What prevents achievement and how to overcome it

2 years ago   •   4 min read

By Seema Menon

Seema Menon of Toastmasters International on what achievement really means and how to overcome obstacles to achievement


We all want to feel that we are able to achieve our potential in life.  Often the word ‘achievement’ makes us think of our careers or the businesses we own or are planning to start.  To be happy and well-balanced, we also can consider our ‘achievement’ in our lives overall. What do we want to achieve in our personal lives, with our hobbies, our community activities etc.? If you want to achieve in any aspect of life, there are three big achievement killers that you will need to overcome.  These are Distraction, MISinterpretation, and MIScommunication.

Let’s delve into each in turn, starting with distraction, or to look at it another way, attention. 

Attention: This is the most important aspect of our consciousness. In the past, the capacity to focus was a given, but with the explosion of distractions around us, right from advertising to emails, from social media to news, giving attention to something has become a virtue. 

Lack of accomplishment is not attention deficiency, but attention ambushed and misled to the more sensationalist and entertaining aspects; the attention candy of instant gratification. As the mind gets used to being distracted so often and with such compelling content, it looks to feed this need and takes us away from focusing on our goals.  

How does one regain attention? Mindfulness is one way. It’s a type of meditation, a focus on being in the present and bringing full attention to the object. Mindfulness means calling attention to our thoughts, feelings, behaviours, and movements. The aim is to be engrossed in the act of engaging, be it enjoying a walk in the park, sharing a chat with a friend, painting, having a cup of tea or jogging.  Mindfulness is about putting your attention towards that which is intended instead of being led by distraction. 

Practising Mindfulness brings more awareness to one’s breath and we can use this to relax tense muscles or focus on a situation that requires attention. Breathing can also be used to help deal with pain, anger or the stress of daily life. 

By being mindful and putting our attention on the goal we want to achieve, we will remove distractions and will therefore be more likely to reach our target. 

Interpretation: Sensory stimuli impinge upon the mind which then interprets this experience based on one’s conditioning. Whenever there is a stimulus, we interpret it, give it meaning, and behave accordingly.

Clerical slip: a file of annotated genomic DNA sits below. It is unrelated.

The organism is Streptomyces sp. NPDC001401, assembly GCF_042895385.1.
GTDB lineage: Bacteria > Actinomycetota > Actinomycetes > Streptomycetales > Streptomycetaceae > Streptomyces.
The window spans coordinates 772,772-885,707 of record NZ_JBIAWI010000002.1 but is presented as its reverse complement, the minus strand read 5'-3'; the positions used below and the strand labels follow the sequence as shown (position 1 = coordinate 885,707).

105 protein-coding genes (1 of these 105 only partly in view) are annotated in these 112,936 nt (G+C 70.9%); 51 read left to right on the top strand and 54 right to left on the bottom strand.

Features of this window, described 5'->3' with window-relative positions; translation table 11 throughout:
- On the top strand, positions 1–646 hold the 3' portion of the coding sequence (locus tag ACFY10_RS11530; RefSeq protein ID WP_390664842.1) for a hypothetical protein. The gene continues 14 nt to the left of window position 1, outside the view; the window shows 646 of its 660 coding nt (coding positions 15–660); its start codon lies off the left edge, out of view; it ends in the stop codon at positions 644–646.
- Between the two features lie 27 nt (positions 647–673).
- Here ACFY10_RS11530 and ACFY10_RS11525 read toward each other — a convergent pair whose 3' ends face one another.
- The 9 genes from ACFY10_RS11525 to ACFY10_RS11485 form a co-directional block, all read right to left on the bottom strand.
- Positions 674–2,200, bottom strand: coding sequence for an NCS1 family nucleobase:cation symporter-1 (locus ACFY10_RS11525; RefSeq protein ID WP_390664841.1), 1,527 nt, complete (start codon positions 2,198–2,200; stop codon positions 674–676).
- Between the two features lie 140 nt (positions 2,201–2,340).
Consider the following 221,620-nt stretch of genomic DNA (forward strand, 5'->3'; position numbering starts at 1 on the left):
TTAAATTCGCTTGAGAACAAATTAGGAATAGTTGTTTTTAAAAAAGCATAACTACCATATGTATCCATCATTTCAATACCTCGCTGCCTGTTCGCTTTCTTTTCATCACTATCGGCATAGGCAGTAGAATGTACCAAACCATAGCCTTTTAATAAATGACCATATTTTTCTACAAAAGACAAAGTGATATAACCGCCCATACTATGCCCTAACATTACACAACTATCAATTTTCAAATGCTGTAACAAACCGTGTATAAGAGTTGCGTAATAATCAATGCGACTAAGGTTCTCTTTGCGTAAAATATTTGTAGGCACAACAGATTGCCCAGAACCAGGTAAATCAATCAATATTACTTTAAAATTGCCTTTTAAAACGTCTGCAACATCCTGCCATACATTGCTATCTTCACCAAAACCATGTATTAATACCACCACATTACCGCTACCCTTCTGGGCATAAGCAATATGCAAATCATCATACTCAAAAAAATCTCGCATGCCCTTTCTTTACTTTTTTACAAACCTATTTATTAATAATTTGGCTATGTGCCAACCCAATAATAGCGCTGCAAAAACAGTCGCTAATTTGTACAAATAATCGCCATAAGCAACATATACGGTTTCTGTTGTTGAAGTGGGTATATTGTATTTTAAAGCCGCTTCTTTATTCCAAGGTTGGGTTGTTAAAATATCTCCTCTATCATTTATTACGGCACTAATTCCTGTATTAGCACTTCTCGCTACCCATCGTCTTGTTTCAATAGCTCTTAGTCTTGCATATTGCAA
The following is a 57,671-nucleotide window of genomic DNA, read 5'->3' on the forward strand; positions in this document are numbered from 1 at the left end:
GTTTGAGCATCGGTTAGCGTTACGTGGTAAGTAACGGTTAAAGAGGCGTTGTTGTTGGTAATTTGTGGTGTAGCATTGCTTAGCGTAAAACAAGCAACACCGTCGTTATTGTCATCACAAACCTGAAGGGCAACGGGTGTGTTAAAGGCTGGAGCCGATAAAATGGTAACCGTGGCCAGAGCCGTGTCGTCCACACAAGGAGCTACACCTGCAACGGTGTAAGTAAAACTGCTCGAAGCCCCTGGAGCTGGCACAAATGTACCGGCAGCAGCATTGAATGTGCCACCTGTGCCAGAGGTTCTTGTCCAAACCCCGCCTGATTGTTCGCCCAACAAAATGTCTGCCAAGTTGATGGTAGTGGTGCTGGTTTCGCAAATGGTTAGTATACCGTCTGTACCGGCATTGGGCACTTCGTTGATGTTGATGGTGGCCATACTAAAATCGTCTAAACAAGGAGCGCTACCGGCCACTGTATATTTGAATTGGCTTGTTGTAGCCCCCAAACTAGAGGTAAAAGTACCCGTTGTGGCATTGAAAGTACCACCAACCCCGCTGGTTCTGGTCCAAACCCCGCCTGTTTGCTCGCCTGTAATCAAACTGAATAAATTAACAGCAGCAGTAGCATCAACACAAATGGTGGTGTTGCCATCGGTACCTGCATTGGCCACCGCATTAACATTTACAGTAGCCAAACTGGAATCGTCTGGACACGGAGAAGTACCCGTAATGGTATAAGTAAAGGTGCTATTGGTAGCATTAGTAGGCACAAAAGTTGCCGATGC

Distress and trauma, for example, are not products of what has actually happened, but rather how we interpret it. Someone can lose an arm in a tsunami and say, ‘Oh god I lost my arm, my life is not worth living’, while another person can say, ‘So what, I still have another arm, let me see what I can do with this life’. 

A change in interpretation can alter your life dramatically.  During the Covid Lockdown, you have a choice to be upset about the circumstances and feel depressed or you can make the most of this time to catch up on your hobbies, pick up a new skill, work on your physical and mental fitness, telephone friends for long chats. The choice is on the individual.

Interpretation is, therefore, ‘communication to the self’. If our communication is positive then we are more likely to be motivated to achieve, to be willing to try again when we fail. Both of which are important if you want to achieve something.  Negative interpretation is a killer of success, so change the way you look at things – and you’ll be more likely to succeed.

Communication: While attention and interpretation are intricate aspects of the self, one of the aspects of what makes us human is the ability to communicate with each other.  Communication has two aspects: a. Communication to the self (our own inner voice, our interpretation) and b. Communication with others.

Lack of good, clear, engaging communication is one of the killers of achievement. So, it’s essential we learn good communication skills.

We’ve covered internal communication, now let’s look at external.

For example, when communicating with an audience, large or small, there are three key elements to master: 

  • Managing your state 
  • Connecting with your audience
  • Creating change 


  • Manage your state: 

You can use your breathing to help manage your emotional state. Breathe slow and deep to calm yourself. Once relaxed, speak normally, and pause to breathe if you feel your stress rising. Pausing is also important in order to add punctuation to your speech and give the audience a chance to digest and contemplate the contents. 

  • Connect with your audience:

Give your audience the information they need. If you are an expert in the subject, then demonstrate this through the information you share. Speak with confidence, but don’t treat your audience as idiots (i.e. be confident, not arrogant).  Making eye contact is also important. And smile. 

  • Help people to create change

Help your audience visualize the future. Help them see how things can be different. Help show them ‘how’ they can change. Many of us have desires but fail to act, so show them how to act, how to take the first step.  Help them feel strong and positive, so they can make a decision. People in a low state don’t make decisions! The essence of a good external communicator is to effect a change in the audience, moving them to where you want them to be. 


If you understand the achievement killers: distraction, MISinterpretation, and MIScommunication, you can take action to overcome them. By doing this, you will be much more likely to achieve the career and life goals that you set for yourself.


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